The passing of generations is always an interesting time. We are seeing it in the ATC system as Reagan-era controllers look to slower lifestyles. The golden years probably don’t involve expensive human-occupied vehicles hurtling at each other at hundreds of knots.
With the changing of the guard also comes a lack of experience and the wisdom of years. I’ve seen this several times in the last few months in listening to some unusual clearances. Non-standard phraseology or a non-sequiteur is a tip off that the person on the other side of the mic is in a learning curve.
Don’t take this as a rant against new controllers (or pilots for that matter). None of us is born with thousands of hours or an immediate grasp of all the nuances that they don’t teach at “the Academy in Oke City”. Even with the best training there is a huge amount of OJT that goes on in almost every profession. In aviation, though, checks and balances are often the difference between a lapse and a real aw shucks!
The most recent reminder came on a hot soggy afternoon as I was clawing my way up to 8,000 feet in search of cool smooth air. I’d asked for a more direct routing which the controller was coordinating. Passing 7,000 he cleared me direct and advised that we’d need to go back to 6,000 in 15 miles. It seemed reasonable to level at 7,000 or go to 6,000 now – no point in crawling the last thousand only to have to give it right back. So I asked.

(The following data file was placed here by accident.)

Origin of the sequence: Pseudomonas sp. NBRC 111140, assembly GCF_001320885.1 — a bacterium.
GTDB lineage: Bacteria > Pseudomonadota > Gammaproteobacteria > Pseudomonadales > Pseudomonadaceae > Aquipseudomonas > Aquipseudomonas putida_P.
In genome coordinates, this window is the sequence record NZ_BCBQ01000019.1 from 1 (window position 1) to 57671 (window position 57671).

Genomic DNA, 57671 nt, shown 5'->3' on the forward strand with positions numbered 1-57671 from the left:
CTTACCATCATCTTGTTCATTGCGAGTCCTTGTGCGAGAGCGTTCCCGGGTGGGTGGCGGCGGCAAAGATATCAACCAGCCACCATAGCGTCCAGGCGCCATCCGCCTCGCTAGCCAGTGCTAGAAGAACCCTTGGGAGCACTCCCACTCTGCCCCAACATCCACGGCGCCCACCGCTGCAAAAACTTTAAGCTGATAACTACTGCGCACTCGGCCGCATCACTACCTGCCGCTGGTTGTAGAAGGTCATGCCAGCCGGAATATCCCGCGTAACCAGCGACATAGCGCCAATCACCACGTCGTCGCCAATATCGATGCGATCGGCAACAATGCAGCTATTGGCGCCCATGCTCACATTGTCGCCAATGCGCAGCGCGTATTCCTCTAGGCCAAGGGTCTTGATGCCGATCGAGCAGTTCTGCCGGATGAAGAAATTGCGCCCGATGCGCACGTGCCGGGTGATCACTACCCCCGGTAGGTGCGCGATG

The controller repeated my direct-to clearance with nothing about altitude. Great ! — I’d introduced ambiguity into the equation and the controller had not dispelled it. Was I to continue to 8,000 (perhaps in his mind that was correct -since he’d said nothing or did he think I would just level at 7,000?).
I’ve learned over the years NEVER to be shy about such things so I pushed the issue – 7,000 or 6,000 – being hopeful I wouldn’t get sent to 8. There was a long silence and then “Descend and maintain 6,000.” No question now.
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I offer this as a reminder to all of us to really LISTEN. It’s hard in the routine of hundreds of transmissions but that’s what makes the difference between the pro and the know-it-all. The adage that it’s better to be quiet and be thought a fool than to open your mouth and remove all doubt, most certainly does NOT apply in aviation communications.